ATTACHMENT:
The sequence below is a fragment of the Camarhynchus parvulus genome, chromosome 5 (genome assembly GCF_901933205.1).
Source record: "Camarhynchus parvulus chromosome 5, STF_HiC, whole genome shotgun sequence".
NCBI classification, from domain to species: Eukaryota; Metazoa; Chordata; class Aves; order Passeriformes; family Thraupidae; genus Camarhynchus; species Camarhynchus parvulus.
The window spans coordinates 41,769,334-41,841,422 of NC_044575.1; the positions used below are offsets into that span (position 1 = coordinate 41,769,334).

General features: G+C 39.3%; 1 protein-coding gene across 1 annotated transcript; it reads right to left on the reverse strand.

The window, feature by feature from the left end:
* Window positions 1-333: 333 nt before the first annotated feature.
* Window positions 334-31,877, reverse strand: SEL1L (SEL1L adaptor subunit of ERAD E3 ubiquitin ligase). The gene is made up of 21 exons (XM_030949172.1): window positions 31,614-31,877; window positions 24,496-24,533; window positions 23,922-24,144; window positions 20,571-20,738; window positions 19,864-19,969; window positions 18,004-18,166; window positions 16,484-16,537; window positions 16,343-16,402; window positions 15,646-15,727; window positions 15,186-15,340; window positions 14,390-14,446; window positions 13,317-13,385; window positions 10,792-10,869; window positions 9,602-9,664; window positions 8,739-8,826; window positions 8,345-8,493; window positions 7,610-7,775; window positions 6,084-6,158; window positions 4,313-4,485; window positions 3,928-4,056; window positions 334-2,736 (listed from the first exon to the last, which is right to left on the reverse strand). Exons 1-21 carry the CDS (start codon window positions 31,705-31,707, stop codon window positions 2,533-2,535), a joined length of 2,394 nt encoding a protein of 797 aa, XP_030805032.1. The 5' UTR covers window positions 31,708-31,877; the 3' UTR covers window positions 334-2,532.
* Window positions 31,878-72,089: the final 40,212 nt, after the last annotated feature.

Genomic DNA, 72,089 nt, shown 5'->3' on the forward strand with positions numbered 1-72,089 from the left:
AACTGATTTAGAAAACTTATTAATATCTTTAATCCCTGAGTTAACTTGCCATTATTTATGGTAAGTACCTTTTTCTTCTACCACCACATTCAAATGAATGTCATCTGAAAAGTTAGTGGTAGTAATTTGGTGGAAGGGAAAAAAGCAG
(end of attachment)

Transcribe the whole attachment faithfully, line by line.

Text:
The sequence below is a fragment of the Camarhynchus parvulus genome, chromosome 5 (genome assembly GCF_901933205.1).
Source record: "Camarhynchus parvulus chromosome 5, STF_HiC, whole genome shotgun sequence".
NCBI classification, from domain to species: Eukaryota; Metazoa; Chordata; class Aves; order Passeriformes; family Thraupidae; genus Camarhynchus; species Camarhynchus parvulus.
The window spans coordinates 41,769,334-41,841,422 of NC_044575.1; the positions used below are offsets into that span (position 1 = coordinate 41,769,334).

General features: G+C 39.3%; 1 protein-coding gene across 1 annotated transcript; it reads right to left on the reverse strand.

The window, feature by feature from the left end:
* Window positions 1-333: 333 nt before the first annotated feature.
* Window positions 334-31,877, reverse strand: SEL1L (SEL1L adaptor subunit of ERAD E3 ubiquitin ligase). The gene is made up of 21 exons (XM_030949172.1): window positions 31,614-31,877; window positions 24,496-24,533; window positions 23,922-24,144; window positions 20,571-20,738; window positions 19,864-19,969; window positions 18,004-18,166; window positions 16,484-16,537; window positions 16,343-16,402; window positions 15,646-15,727; window positions 15,186-15,340; window positions 14,390-14,446; window positions 13,317-13,385; window positions 10,792-10,869; window positions 9,602-9,664; window positions 8,739-8,826; window positions 8,345-8,493; window positions 7,610-7,775; window positions 6,084-6,158; window positions 4,313-4,485; window positions 3,928-4,056; window positions 334-2,736 (listed from the first exon to the last, which is right to left on the reverse strand). Exons 1-21 carry the CDS (start codon window positions 31,705-31,707, stop codon window positions 2,533-2,535), a joined length of 2,394 nt encoding a protein of 797 aa, XP_030805032.1. The 5' UTR covers window positions 31,708-31,877; the 3' UTR covers window positions 334-2,532.
* Window positions 31,878-72,089: the final 40,212 nt, after the last annotated feature.

Genomic DNA, 72,089 nt, shown 5'->3' on the forward strand with positions numbered 1-72,089 from the left:
AACTGATTTAGAAAACTTATTAATATCTTTAATCCCTGAGTTAACTTGCCATTATTTATGGTAAGTACCTTTTTCTTCTACCACCACATTCAAATGAATGTCATCTGAAAAGTTAGTGGTAGTAATTTGGTGGAAGGGAAAAAAGCAG